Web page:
Specialist Travel Insurance for Lung Cancer
Lung cancer is by far one of the most common types of cancer in the UK, with over 41,000 people diagnosed each year with the condition according to NHS Choices. If diagnosed at an early enough stage, the chance of recovery is greatly improved.
Lung cancer should stop you from having your dream holiday or a well-deserved weekend in the sun. However as with any medical condition, if you are planning on travelling abroad then it is important to get the right travel insurance to cover your condition.
Our guide to lung cancer travel insurance
If you have recently been diagnosed with lung cancer you will need to consider many things, especially when travelling abroad. Specialist holiday insurance with lung cancer cover should be top of the list. Many standard travel insurance providers may not fully understand the different stages of lung cancer and therefore either decline to cover it or they could impose high excesses in the event of a claim.
However, here at Free Spirit, we are different as we provide a bespoke medical screening service. We will ask you detailed questions about your condition, the duration, and holiday destination, to enable us to offer, in most cases, a tailor-made lung cancer travel insurance quote and cover.
Typical questions when declaring lung cancer:
- Has the tumour spread to the lung from somewhere else?
- Has the tumour been completely surgically removed?
- Has the cancer ever spread beyond the affected lung?
- How long ago was the diagnosis made?
- If diagnosed more than a year ago, how often have you been seeing a hospital doctor about this?
- Is there any ongoing radiotherapy or chemotherapy or is any planned?
- Are you taking strong painkillers every day for this condition?
- How short of breath do you get when you are walking on the flat?
- Have you ever been prescribed oxygen other than when you are in hospital?
In some cases, it may not be possible to offer a quote online and we may ask you to call us on 02392 419 080. We have a team of specially trained medical screening operators and they will be able to ask you more detailed questions about your condition to provide you with a quote.
There is no legal requirement to obtain travel insurance, but if you are travelling abroad with a medical condition without insurance you run the risk of having to pay substantial medical costs should you require emergency medical assistance.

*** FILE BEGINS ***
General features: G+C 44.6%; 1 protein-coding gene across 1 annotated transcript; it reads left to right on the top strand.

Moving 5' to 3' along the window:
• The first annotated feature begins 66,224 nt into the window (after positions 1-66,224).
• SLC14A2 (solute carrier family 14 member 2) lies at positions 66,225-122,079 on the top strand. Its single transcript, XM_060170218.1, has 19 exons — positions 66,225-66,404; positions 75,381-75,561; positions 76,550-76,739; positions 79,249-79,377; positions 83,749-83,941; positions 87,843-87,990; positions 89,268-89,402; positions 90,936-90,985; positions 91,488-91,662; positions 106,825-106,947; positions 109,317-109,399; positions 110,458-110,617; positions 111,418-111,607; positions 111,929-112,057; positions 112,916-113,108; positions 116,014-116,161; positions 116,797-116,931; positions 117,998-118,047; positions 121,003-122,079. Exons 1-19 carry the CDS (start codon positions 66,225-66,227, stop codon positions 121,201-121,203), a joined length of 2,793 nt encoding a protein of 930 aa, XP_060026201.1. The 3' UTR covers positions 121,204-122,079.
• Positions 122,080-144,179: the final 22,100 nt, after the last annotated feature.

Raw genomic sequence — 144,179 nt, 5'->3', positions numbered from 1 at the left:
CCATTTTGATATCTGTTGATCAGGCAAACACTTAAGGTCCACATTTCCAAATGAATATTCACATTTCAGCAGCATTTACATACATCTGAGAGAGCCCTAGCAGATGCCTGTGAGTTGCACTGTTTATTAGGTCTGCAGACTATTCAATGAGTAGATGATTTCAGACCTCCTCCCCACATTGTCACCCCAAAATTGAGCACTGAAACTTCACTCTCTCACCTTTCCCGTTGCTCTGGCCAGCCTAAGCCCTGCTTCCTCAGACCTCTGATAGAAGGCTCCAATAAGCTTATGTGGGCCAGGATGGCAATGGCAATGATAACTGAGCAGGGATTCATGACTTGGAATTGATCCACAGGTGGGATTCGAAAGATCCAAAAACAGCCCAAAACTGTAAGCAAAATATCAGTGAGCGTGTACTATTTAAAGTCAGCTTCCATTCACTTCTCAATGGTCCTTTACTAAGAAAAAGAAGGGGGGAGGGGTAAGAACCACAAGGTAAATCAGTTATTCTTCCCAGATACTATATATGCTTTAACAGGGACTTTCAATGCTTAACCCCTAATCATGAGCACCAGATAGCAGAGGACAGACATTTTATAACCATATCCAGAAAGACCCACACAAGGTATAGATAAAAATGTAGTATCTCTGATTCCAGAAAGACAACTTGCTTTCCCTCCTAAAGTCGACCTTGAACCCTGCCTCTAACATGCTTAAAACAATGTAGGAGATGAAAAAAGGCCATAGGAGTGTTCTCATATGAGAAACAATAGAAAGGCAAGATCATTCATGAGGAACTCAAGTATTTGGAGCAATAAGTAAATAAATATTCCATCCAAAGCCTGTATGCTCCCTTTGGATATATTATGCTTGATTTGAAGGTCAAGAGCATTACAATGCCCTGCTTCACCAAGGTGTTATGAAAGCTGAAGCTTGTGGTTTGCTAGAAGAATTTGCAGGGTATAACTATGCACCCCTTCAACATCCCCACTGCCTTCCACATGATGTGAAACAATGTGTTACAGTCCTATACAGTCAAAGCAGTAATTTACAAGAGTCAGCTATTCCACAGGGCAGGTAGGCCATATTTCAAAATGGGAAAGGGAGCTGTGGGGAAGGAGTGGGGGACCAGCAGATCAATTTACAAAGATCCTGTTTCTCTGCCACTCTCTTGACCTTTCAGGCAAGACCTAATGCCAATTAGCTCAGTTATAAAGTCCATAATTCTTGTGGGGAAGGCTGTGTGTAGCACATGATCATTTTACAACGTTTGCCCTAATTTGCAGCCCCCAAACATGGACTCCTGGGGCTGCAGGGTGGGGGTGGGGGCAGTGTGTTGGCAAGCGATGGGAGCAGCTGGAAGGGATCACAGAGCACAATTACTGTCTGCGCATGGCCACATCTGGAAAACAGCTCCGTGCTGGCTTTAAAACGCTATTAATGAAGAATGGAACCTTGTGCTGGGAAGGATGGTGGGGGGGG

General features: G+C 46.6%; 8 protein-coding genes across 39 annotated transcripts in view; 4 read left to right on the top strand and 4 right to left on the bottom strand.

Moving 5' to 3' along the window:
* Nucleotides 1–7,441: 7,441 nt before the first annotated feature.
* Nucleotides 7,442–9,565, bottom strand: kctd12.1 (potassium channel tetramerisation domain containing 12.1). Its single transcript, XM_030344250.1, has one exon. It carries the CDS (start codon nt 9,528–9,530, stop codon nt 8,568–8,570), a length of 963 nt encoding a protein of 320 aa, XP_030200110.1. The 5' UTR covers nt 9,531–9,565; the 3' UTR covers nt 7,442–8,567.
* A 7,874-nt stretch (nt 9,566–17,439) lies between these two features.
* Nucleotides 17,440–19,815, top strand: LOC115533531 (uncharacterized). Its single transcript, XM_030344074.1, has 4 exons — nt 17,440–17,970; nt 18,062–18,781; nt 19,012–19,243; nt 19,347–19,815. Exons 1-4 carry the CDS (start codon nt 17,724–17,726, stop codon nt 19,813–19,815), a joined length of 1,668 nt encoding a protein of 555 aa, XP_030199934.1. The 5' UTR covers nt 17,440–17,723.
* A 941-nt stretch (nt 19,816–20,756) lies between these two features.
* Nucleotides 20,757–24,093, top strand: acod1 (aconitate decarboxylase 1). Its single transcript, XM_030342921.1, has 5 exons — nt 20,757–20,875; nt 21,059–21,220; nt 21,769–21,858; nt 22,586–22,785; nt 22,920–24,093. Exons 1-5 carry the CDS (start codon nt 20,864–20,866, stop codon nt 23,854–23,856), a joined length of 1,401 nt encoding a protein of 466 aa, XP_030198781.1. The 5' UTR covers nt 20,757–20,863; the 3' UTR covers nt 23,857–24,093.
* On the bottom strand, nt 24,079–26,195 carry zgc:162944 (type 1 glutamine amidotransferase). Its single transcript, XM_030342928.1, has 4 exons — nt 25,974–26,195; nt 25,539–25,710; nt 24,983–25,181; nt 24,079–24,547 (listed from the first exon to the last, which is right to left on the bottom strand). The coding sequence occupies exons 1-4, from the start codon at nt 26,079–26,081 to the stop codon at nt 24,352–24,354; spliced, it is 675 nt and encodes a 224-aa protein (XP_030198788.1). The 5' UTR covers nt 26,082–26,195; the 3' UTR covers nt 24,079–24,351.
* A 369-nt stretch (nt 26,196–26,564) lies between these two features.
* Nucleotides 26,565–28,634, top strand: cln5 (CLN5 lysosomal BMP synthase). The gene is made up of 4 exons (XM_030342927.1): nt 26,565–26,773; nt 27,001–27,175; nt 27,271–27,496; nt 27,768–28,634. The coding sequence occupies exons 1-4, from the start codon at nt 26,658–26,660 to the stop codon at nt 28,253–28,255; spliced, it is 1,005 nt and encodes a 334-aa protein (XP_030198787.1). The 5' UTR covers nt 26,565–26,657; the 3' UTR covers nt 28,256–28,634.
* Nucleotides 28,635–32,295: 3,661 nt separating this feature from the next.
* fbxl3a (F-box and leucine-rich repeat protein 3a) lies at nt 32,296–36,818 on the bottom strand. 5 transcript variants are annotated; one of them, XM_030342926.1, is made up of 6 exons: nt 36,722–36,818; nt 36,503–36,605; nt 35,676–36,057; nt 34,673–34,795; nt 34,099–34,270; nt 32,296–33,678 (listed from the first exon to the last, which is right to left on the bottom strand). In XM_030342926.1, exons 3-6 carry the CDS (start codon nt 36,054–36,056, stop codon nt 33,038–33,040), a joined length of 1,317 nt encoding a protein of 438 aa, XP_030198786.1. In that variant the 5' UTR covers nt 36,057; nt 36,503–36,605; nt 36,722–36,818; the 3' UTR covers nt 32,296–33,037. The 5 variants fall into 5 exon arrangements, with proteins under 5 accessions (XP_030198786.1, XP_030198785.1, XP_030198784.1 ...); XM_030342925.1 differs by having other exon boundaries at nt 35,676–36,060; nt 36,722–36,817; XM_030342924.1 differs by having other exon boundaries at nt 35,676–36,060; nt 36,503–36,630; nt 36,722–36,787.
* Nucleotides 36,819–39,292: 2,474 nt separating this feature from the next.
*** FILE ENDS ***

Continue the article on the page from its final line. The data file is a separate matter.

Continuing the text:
Travelling by air with a lung condition
With lung cancer, you may suffer from hypoxemia which is low oxygen levels in the blood. This can make flying difficult as the air pressure inside an aircraft cabin is considerably lower than that at ground level, and is similar to being 6000 to 8000 feet up a mountain.
The high altitude causes oxygen levels in everyone’s blood to drop. Most people will not notice the effects but if you do, you may have a headache and feel nauseous. In acute hypoxemia, symptoms such as breathlessness cause less-ventilated areas of the lung to contract and to redirect the blood to areas of the lungs which are better ventilated. However, in a chronic state, if the lungs are not well ventilated generally, this can result in pulmonary hypertension which can overload the heart and cause heart failure. This gives you an idea of how difficult things can be if you already suffer from low blood oxygen levels and are considering travelling by air for your next holiday.
Depending on your individual condition, it is advisable you speak to your GP or treating consultant prior to planning your trip. If you are cleared to fly but require some assistance for breathing, then airlines may be able to offer additional oxygen facilities. There may be a charge imposed for the use of oxygen on your flight, so contact the airline in advance to get an idea of the cost.
For more details about travelling by plane with a lung condition, visit the British Lung Foundation website.
When you suffer from a pre-existing medical condition, not only do you have to think about which clothes to take, you also need to ensure you have everything you need while you are away to help manage your condition. Top of this list is usually prescribed medication, so anything you take on a normal day-to-day basis needs to be taken while you are away.
Inhalers, if needed, should be kept in your hand luggage so you can keep them with you at all times, in case you need them urgently. It is also a good idea to take a copy of your prescription or a note from your GP with any medication you are currently taking. This can help you obtain the medicine you need abroad should you run out or lose yours.
If you have any reservations about travelling with your condition, your GP or consultant should be your first point of call. Not only can they put your mind at ease by offering you a professional opinion on your personal health, but they can also point you in the direction of support groups for people suffering from the same condition, for example, The Roy Castle Lung Cancer Foundation
Depending on the severity of your condition and how much it affects your day-to-day life, you may require some additional assistance when travelling, especially when at the airport.
All UK airports are required by law to offer assistance to those with reduced mobility, this can be anything from someone helping you with your bags, to hiring a wheelchair or other mobility aids. Further information can be found on the GOV.UK website or on the website of your departing airport.